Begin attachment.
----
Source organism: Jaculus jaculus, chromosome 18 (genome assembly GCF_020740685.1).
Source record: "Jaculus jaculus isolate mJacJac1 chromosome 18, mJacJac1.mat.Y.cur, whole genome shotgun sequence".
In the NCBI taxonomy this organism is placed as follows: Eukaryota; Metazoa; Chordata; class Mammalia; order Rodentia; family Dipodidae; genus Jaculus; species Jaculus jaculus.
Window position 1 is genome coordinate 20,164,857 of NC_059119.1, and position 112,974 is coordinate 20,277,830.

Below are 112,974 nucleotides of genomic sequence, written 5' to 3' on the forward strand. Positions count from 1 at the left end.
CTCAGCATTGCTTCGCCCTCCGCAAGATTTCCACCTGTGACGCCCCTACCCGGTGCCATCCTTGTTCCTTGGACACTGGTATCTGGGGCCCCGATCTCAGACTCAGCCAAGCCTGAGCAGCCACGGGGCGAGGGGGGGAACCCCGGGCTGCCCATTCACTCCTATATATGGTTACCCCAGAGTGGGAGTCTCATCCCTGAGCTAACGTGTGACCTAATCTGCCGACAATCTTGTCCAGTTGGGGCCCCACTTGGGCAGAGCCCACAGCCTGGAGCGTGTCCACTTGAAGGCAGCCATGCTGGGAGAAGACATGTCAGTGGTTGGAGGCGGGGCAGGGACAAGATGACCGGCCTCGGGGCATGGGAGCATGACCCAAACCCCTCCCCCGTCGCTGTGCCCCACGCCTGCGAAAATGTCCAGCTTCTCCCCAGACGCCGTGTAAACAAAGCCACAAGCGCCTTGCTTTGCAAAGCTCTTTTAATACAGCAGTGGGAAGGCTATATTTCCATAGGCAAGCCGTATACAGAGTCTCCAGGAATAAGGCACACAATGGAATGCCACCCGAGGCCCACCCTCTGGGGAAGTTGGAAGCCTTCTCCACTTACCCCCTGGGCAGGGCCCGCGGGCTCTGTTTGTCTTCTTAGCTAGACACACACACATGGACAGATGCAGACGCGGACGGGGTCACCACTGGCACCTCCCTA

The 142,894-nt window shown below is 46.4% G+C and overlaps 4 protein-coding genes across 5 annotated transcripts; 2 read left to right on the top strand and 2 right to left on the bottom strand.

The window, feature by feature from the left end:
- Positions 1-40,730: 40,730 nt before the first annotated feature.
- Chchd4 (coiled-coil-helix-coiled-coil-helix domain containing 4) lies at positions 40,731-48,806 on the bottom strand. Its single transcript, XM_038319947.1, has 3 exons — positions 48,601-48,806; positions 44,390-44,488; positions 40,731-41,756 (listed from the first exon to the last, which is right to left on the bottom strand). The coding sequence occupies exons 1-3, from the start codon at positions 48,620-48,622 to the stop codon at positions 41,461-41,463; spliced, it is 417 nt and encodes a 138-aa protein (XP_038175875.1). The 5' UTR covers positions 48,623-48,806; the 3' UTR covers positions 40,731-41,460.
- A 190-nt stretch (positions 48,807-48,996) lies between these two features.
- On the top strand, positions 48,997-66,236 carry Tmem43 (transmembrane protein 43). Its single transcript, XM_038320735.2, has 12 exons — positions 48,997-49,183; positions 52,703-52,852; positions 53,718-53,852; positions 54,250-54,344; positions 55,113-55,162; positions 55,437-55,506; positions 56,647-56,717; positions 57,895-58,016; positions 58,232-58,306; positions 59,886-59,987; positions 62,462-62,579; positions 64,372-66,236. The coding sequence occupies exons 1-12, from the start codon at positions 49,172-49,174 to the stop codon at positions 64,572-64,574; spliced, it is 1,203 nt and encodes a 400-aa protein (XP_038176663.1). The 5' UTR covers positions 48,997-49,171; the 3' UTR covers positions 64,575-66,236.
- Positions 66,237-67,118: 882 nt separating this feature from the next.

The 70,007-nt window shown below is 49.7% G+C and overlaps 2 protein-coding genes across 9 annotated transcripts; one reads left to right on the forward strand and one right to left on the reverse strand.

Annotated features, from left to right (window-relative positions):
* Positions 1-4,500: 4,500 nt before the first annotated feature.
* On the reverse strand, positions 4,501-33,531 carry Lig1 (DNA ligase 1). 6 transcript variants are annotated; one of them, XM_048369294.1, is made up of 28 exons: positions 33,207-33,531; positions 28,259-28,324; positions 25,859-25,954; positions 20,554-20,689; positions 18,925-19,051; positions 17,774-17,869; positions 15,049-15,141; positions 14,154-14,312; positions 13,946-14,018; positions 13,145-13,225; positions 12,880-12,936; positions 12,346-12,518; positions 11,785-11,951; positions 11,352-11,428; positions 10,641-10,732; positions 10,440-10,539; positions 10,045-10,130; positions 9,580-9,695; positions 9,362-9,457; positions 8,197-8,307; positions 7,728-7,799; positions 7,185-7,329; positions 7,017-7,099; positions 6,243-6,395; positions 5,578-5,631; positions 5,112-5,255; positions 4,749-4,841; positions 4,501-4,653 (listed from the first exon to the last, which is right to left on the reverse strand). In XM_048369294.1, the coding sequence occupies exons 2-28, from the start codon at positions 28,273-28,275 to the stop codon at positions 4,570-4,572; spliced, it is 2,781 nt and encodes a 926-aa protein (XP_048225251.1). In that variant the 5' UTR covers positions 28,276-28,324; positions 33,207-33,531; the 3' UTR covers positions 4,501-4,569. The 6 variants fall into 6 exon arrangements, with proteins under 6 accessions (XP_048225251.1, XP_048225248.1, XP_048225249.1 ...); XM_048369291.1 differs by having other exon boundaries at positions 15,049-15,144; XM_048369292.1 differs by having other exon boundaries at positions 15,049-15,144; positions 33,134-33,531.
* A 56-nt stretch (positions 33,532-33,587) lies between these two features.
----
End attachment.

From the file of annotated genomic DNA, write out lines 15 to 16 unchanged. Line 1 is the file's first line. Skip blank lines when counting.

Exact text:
Annotated features, from left to right (window-relative positions):
* Positions 1-4,500: 4,500 nt before the first annotated feature.